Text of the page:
At least two village boards are urging the Columbia Council to proceed cautiously on a proposed face lift for the community's downtown, and to delete from next year's budget money for designing a pathway system for Lake Kittamaqundi.
Representatives from the villages of Owen Brown and Long Reach said this week that their boards had voted to oppose a Columbia Association staff recommendation that the association fund a $37,500 study on how to make the far side of the manmade lake more accessible to pedestrians.
The money is part of the proposed budget that would take effect in May for the nonprofit organization that provides community and recreational services to Columbia.
Other village board members said they would be seeking assurances on how the money would be spent.
Although the study represents less than 2 percent of the $2.7 million in capital projects contained in the staff's proposed spending plan, some board members said they were concerned the council would consider it a license to go ahead with the entire $6.5 million plan to upgrade the lakefront and portions of Little Patuxent Parkway.
"We do not want a steamroller effect. We believe that happens too often in CA," said Long Reach village board member Phillip Blustein.
"Once you spend $37,500 of CA money, plus money from the Rouse Co. and the County Council, it's pretty sure that you're going to have a project."
Blustein was referring to the joint financing arrangement that has been proposed for the three-phase downtown plan, which includes projects to provide better access to the lakefront for disabled persons, the addition of outdoor gardens, gazebos, benches and sculptures, and repairs to existing stuctures.
The most recent cost estimates, which were based on land ownership, show that the Columbia Association would be responsible for about $4.2 million, or 65 percent.
The contribution from The Rouse Co., Columbia's developer, would be $1 million, while the remaining $1.2 million would most likely come from the county or through state and federal grants.
While discussions on which group would be responsible for what portion of the project are still under way, The Rouse Co. has already agreed to move forward on a bridge that would link the mall to the lakefront.
The Howard County Department of Public Works also has recommended that County Executive Elizabeth Bobo include $56,000 in the budget that takes effect next May and $525,000 for the year after to "beautify" Little Patuxent Parkway with new lights, landscaping and brick median strips.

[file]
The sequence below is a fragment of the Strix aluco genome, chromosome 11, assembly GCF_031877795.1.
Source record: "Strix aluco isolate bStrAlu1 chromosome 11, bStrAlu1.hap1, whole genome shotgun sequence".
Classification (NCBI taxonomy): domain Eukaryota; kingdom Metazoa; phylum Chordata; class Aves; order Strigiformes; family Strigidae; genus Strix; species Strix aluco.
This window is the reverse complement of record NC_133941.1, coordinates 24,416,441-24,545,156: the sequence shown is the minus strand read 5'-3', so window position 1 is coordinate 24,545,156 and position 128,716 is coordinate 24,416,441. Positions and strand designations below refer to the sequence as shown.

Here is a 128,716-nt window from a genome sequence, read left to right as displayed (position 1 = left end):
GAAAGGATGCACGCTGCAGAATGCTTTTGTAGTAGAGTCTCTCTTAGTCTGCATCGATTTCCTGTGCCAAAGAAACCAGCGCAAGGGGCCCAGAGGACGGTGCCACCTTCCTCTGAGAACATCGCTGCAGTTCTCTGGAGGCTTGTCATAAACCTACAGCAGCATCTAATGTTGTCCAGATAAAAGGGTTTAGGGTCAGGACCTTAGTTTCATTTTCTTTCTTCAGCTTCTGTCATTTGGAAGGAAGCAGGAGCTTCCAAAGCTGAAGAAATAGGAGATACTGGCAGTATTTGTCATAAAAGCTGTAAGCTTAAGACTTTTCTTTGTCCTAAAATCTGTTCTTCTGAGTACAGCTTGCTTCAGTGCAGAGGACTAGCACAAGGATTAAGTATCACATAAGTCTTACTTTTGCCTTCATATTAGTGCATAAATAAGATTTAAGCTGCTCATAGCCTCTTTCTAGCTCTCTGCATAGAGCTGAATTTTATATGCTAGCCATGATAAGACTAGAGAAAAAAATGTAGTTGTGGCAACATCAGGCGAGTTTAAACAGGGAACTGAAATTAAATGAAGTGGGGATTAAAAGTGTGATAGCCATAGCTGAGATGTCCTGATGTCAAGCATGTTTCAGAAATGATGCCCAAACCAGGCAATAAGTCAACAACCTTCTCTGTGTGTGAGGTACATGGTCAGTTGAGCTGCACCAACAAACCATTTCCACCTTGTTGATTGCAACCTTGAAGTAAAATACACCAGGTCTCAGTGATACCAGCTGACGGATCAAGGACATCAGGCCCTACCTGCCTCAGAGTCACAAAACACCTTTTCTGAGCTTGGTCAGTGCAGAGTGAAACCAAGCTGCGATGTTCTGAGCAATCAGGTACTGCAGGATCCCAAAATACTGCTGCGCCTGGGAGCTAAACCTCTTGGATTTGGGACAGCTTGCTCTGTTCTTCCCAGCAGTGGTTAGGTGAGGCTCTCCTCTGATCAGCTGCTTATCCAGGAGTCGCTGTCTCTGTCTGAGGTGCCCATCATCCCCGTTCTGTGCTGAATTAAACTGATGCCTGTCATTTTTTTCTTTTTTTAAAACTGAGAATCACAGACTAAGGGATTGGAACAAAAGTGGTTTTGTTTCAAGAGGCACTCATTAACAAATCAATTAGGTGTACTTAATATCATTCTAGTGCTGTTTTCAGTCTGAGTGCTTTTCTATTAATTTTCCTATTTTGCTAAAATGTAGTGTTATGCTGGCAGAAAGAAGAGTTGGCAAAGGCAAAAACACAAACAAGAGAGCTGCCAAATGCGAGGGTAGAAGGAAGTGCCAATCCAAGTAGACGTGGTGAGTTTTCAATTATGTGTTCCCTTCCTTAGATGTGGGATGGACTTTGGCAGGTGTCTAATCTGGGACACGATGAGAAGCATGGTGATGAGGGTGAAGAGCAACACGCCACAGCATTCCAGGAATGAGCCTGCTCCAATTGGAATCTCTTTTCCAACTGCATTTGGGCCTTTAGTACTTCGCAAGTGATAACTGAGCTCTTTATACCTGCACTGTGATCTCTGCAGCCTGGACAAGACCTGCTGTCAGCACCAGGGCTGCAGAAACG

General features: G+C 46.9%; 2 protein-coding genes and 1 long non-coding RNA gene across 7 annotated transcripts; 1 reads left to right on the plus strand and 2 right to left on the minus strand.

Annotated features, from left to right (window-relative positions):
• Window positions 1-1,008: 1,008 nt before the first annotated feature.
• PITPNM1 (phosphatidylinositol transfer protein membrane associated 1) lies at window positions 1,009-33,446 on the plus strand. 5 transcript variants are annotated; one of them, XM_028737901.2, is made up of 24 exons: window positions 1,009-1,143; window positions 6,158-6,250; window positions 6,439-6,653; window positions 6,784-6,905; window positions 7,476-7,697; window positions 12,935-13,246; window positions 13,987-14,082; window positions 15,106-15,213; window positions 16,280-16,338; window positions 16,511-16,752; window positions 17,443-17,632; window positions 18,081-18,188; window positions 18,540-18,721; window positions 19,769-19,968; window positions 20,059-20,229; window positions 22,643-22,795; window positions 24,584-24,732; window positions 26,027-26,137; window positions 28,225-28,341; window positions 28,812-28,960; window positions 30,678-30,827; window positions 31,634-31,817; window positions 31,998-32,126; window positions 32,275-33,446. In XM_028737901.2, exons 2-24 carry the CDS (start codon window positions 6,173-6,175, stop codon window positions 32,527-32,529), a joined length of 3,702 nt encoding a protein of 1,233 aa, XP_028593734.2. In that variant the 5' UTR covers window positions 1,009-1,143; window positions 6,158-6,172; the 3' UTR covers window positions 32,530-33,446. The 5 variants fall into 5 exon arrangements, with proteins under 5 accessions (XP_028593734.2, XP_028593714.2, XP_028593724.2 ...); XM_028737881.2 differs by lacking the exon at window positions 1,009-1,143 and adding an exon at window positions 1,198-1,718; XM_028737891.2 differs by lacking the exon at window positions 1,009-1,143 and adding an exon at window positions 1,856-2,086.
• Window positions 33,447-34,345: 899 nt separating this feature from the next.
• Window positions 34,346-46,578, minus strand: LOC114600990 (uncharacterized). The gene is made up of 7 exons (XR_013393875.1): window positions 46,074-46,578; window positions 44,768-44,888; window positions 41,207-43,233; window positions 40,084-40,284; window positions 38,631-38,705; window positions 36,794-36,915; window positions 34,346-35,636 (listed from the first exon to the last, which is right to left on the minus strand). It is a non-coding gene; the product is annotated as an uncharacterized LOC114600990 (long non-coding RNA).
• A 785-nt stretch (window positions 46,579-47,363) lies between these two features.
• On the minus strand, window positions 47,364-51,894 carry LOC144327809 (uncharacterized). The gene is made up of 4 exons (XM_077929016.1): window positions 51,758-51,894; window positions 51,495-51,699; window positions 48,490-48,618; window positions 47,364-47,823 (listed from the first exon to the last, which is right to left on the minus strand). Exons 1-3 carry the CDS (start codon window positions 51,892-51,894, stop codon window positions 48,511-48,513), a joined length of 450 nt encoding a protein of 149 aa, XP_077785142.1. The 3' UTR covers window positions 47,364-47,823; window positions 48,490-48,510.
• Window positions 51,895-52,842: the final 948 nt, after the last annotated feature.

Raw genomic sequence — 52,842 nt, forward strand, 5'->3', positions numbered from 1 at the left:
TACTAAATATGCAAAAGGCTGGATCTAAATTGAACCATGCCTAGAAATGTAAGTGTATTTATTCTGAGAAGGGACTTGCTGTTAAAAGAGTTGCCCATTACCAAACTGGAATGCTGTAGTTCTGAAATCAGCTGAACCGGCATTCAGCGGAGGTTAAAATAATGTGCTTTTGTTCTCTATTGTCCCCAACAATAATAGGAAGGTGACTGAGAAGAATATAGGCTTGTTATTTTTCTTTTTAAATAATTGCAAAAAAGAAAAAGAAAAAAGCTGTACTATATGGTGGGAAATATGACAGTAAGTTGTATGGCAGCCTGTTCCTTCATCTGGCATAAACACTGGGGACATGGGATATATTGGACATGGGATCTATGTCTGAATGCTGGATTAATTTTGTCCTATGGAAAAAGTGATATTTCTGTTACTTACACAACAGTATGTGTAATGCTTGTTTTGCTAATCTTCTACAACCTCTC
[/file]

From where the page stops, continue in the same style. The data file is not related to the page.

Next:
The village boards' reservations, which representatives said would be presented at public hearings on the association's proposed $20 million budget this week, amount to the first organized opposition to a plan that so far has been received enthusiastically.
In October, after the association unveiled the proposal to the public, 80 people sent in response postcards to the Columbia Forum, a local think tank on community issues, and only one was negative, said Gail Saunier, the forum's staff member.
But Marty Nicholson, a village board member from King's Contrivance, said he believes discontent is beginning to surface now that discussions are focusing on specifics and costs. The Columbia Association budget is funded by a property assessment and fees from recreational facilities.
"The first time everyone sees it, it looks beautiful. There's nothing not to like about it," Nicholson said. "But how are we going to pay for it?"
Pamela Mack, community relations director for the Columbia Association, said the planning and design money in the budget was not for the entire downtown plan, but only a $850,000 portion. Of that amount, $529,000 would be paid for by the association and the rest by the county and possibly other sources.
The entire plan "would probably take 10 years to implement, and the beauty of that is that some projects will get done depending on the community's priorities from year to year," Mack said. "I don't think anyone wants to commit to doing the whole thing."
The council's chairman, Lanny J. Morrison, said the council had asked the staff to include some money for the downtown plan in the next budget as a way of stimulating discussion about its merits.
"Even if we approve the planning money, the council may decide, depending on what the plan shows, to stop after that," Morrison said.